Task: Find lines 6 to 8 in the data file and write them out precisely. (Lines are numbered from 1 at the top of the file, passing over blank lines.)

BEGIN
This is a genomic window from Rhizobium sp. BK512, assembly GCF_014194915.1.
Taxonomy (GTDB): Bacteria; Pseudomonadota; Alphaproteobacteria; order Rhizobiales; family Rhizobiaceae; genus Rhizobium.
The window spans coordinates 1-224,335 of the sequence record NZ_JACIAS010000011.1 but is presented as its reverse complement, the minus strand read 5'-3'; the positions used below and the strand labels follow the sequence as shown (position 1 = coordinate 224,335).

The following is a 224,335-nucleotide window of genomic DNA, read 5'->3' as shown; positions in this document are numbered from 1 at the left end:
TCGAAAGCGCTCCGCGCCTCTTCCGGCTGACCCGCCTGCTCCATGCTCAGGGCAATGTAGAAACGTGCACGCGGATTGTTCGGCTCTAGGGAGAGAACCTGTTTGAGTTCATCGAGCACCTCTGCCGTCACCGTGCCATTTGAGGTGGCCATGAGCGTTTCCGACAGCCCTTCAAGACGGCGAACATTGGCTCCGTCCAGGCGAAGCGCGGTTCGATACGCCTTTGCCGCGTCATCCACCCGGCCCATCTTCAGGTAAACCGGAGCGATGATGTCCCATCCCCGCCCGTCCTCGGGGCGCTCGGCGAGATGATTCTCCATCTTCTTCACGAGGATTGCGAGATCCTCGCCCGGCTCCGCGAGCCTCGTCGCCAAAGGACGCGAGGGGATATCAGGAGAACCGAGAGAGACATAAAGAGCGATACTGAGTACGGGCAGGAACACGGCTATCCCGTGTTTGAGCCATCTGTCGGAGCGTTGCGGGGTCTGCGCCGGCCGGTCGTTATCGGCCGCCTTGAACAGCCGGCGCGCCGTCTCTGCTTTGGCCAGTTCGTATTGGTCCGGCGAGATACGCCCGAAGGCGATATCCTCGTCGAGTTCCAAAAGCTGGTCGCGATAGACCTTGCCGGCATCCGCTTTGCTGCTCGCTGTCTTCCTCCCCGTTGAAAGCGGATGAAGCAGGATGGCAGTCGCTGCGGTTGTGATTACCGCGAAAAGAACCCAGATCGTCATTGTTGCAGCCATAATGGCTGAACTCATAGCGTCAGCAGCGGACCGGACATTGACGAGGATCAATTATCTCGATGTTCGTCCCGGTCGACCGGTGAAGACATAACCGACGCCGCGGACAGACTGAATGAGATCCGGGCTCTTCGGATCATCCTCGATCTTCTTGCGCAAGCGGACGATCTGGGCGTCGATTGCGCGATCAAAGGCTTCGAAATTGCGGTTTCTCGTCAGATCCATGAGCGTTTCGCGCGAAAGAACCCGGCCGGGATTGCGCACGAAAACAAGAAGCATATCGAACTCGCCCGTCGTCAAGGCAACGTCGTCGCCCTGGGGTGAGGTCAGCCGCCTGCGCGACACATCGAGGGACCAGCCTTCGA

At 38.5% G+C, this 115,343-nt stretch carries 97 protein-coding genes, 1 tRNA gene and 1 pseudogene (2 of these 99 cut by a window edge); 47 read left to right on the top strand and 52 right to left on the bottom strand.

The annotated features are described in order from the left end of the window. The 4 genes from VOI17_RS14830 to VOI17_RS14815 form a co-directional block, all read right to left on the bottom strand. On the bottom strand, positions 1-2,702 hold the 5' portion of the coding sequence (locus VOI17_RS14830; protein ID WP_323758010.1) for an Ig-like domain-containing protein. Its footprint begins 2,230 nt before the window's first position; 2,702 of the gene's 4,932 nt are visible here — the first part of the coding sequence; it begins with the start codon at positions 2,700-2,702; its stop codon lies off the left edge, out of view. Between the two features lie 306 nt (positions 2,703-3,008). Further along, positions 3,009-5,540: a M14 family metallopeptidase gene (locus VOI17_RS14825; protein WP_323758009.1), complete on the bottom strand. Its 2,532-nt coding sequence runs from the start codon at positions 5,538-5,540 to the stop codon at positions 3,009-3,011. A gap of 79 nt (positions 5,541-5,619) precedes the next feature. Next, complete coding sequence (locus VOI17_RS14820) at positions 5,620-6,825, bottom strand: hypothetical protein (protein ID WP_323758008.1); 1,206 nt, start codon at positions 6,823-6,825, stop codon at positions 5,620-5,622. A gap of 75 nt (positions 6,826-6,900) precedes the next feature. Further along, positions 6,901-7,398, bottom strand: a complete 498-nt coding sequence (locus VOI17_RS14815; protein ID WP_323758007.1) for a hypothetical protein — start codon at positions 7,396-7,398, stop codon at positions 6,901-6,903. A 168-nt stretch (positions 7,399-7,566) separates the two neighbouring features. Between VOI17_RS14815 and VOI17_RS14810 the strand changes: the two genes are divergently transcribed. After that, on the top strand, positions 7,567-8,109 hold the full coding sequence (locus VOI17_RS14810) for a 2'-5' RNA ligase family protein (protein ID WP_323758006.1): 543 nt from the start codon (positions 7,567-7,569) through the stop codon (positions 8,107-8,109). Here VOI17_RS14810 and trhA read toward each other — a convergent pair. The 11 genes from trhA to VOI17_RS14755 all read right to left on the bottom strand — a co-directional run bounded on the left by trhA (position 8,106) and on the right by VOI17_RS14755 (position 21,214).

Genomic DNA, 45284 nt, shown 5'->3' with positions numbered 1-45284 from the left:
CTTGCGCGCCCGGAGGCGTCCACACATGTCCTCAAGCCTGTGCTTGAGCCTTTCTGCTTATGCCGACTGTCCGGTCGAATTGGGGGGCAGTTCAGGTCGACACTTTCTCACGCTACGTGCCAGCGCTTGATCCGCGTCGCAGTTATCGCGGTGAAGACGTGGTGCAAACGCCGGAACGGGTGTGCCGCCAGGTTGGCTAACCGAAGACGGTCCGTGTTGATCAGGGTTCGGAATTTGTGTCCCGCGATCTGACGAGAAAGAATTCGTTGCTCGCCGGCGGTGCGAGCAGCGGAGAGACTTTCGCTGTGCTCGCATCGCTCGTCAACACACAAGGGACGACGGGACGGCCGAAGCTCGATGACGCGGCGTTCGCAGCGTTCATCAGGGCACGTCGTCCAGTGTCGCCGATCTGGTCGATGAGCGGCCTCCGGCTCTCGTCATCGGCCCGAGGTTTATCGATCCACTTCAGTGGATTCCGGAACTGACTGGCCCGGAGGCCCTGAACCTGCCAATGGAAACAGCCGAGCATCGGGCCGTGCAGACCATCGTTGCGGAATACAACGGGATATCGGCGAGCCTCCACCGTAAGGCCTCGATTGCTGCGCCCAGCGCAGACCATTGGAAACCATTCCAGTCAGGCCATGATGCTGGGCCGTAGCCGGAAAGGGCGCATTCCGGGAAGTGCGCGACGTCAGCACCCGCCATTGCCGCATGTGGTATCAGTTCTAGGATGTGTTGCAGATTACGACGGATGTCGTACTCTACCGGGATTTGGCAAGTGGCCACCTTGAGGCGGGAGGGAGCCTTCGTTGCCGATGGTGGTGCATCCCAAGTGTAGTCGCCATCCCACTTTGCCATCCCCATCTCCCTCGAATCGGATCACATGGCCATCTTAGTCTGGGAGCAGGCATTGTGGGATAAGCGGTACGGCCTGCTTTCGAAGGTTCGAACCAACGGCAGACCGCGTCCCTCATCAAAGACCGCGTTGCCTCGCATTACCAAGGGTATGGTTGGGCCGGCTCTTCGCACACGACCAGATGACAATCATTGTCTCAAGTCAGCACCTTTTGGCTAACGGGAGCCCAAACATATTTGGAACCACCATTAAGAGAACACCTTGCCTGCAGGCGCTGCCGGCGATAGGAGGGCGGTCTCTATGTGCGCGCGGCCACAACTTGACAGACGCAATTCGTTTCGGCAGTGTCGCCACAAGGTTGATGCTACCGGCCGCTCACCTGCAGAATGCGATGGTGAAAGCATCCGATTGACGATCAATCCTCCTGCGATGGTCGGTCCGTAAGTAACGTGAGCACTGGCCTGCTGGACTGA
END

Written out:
At 38.5% G+C, this 115,343-nt stretch carries 97 protein-coding genes, 1 tRNA gene and 1 pseudogene (2 of these 99 cut by a window edge); 47 read left to right on the top strand and 52 right to left on the bottom strand.

The annotated features are described in order from the left end of the window. The 4 genes from VOI17_RS14830 to VOI17_RS14815 form a co-directional block, all read right to left on the bottom strand. On the bottom strand, positions 1-2,702 hold the 5' portion of the coding sequence (locus VOI17_RS14830; protein ID WP_323758010.1) for an Ig-like domain-containing protein. Its footprint begins 2,230 nt before the window's first position; 2,702 of the gene's 4,932 nt are visible here — the first part of the coding sequence; it begins with the start codon at positions 2,700-2,702; its stop codon lies off the left edge, out of view. Between the two features lie 306 nt (positions 2,703-3,008). Further along, positions 3,009-5,540: a M14 family metallopeptidase gene (locus VOI17_RS14825; protein WP_323758009.1), complete on the bottom strand. Its 2,532-nt coding sequence runs from the start codon at positions 5,538-5,540 to the stop codon at positions 3,009-3,011. A gap of 79 nt (positions 5,541-5,619) precedes the next feature. Next, complete coding sequence (locus VOI17_RS14820) at positions 5,620-6,825, bottom strand: hypothetical protein (protein ID WP_323758008.1); 1,206 nt, start codon at positions 6,823-6,825, stop codon at positions 5,620-5,622. A gap of 75 nt (positions 6,826-6,900) precedes the next feature. Further along, positions 6,901-7,398, bottom strand: a complete 498-nt coding sequence (locus VOI17_RS14815; protein ID WP_323758007.1) for a hypothetical protein — start codon at positions 7,396-7,398, stop codon at positions 6,901-6,903. A 168-nt stretch (positions 7,399-7,566) separates the two neighbouring features. Between VOI17_RS14815 and VOI17_RS14810 the strand changes: the two genes are divergently transcribed. After that, on the top strand, positions 7,567-8,109 hold the full coding sequence (locus VOI17_RS14810) for a 2'-5' RNA ligase family protein (protein ID WP_323758006.1): 543 nt from the start codon (positions 7,567-7,569) through the stop codon (positions 8,107-8,109). Here VOI17_RS14810 and trhA read toward each other — a convergent pair. The 11 genes from trhA to VOI17_RS14755 all read right to left on the bottom strand — a co-directional run bounded on the left by trhA (position 8,106) and on the right by VOI17_RS14755 (position 21,214).

Genomic DNA, 45284 nt, shown 5'->3' with positions numbered 1-45284 from the left: